New Sensor ICs for Your Measurement and Control Applications

March 02, 2017 by Robert Keim

In this article we’ll look at three advanced ICs that can help you to monitor the surrounding environment.

In this article we’ll look at three advanced ICs that can help you to monitor the surrounding environment.

Sensors are everywhere these days—homes, cars, portable medical devices, industrial plants, development boards. And as the sensors themselves become more sophisticated and accurate, it’s important for designers to be aware of the latest developments and capabilities.

This article discusses three products that provide information about basic environmental conditions. Two of the measured quantities—namely, temperature and ambient light level—are familiar aspects of everyday life, and thus two of these products are likely to find a place in, for example, consumer electronics, home automation systems, or wearables. The third sensor measures pressure and is probably more relevant to those working with industrial equipment, vehicle systems, or medical technology.



Texas Instruments

The OPT3006 is a highly integrated ambient-light sensor. Actually, you will notice that “highly integrated” is a recurring theme in this article. The days of raw analog sensor values and custom signal processing circuitry are fading into obscurity; I suppose you can still do it that way if you want to, but the tide is against you.


Image courtesy of Texas Instruments


As you can see, the OPT3006 incorporates analog amplification and analog-to-digital conversion; the output is digital data provided via I2C.

An important thing to understand about this sensor is that it is a lux meter; in other words, it measures light intensity according to the optical characteristics of human vision. This is not as easy as you might think, because a basic light-sensitive semiconductor device does not respond to optical wavelengths in the same way as the human eye does. But as you can see in the following plot, TI has managed to very accurately duplicate the typical human spectral response.


Image courtesy of Texas Instruments


NXP Semiconductors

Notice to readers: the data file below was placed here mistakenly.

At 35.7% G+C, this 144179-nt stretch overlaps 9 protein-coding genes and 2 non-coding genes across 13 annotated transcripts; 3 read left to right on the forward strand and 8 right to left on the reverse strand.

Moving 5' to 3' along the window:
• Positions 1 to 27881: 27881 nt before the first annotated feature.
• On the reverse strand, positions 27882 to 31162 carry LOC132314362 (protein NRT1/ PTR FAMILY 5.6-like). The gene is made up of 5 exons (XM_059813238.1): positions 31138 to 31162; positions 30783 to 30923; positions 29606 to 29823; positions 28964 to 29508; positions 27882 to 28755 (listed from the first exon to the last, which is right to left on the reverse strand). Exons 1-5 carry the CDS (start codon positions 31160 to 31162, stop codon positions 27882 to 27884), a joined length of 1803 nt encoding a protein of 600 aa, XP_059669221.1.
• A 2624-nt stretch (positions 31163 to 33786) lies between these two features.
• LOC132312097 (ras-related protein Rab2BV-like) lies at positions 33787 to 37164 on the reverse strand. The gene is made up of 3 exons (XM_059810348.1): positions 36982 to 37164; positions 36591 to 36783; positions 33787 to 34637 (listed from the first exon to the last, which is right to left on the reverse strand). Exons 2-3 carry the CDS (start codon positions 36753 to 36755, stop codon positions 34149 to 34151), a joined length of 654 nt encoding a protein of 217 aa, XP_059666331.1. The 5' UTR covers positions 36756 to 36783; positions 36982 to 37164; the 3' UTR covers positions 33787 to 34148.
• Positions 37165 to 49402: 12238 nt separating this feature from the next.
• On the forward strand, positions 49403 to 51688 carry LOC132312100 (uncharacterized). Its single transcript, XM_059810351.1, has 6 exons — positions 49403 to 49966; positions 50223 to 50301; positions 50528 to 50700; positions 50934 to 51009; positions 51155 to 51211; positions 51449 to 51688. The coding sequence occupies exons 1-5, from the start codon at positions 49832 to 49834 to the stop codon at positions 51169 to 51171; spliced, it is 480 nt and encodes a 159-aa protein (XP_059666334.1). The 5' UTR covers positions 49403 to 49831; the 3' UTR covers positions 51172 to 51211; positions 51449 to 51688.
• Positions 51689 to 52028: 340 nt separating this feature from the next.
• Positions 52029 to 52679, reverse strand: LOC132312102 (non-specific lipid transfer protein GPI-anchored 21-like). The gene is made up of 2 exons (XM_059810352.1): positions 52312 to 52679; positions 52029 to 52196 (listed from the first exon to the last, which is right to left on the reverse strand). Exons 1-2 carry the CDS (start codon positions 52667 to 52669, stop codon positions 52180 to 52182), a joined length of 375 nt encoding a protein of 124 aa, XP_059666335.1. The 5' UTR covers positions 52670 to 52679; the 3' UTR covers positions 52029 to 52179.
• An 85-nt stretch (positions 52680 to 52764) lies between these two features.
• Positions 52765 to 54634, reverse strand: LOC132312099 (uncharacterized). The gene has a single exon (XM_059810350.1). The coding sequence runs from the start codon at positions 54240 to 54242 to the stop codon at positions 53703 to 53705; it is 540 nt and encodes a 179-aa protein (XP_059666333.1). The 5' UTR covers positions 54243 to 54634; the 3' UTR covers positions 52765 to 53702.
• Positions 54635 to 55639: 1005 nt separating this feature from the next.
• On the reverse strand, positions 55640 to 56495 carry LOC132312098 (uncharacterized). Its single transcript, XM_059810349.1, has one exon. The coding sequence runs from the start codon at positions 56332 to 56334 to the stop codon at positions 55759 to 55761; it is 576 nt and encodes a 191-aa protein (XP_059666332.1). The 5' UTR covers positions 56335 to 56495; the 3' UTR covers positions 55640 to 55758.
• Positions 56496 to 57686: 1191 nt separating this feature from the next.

There is no doubt that you can measure temperature with a discrete thermocouple or thermistor. But that approach seems increasingly archaic when you consider something like the NHS3100 (PDF) from NXP. The “features and benefits” section in the datasheet takes up an entire page.

The NHS3100 is described as a “temperature logger” rather than a temperature sensor, but even that term seems a bit inadequate when you look at the block diagram:


Image courtesy of NXP Semiconductor


There is indeed an internal temperature-sensing element somewhere in this IC. But obviously, that is just the beginning. It also has an ARM Cortex-M0+ processor, a serial wire debug (SWD) interface, program memory, data memory, GPIOs, interrupts, I2C, reduced-power modes, and an RFID interface. And on top of all that, the temperature sensor offers impressive accuracy: you get ±0.3°C from 0°C to 40°C and ±0.5°C from –40°C to +85°C.

The NHS3100 is surely overkill for many applications, but it’s also a highly integrated and high-performance solution for designs that need the type of functionality that it offers.


TE Connectivity

The MS5525DSO (PDF) pressure sensors from TE continue the integration trend. These devices, which are based on a piezo-resistive sensor element, incorporate an analog amplifier and a 24-bit delta-sigma ADC. The sensor data is provided via I2C or SPI.


Image courtesy of TE Connectivity


The datasheet shows four package options, three of which have one or two handy pressure ports.


Image courtesy of TE Connectivity


The MS5525DSO devices can perform absolute and differential (as well as gauge and compound) pressure measurements, with a range of 1 to 30 psi. And actually, these chips also have a temperature sensor, so you get two for one.


Which sensor ICs have you been using lately? Feel free to share your experiences in the comments.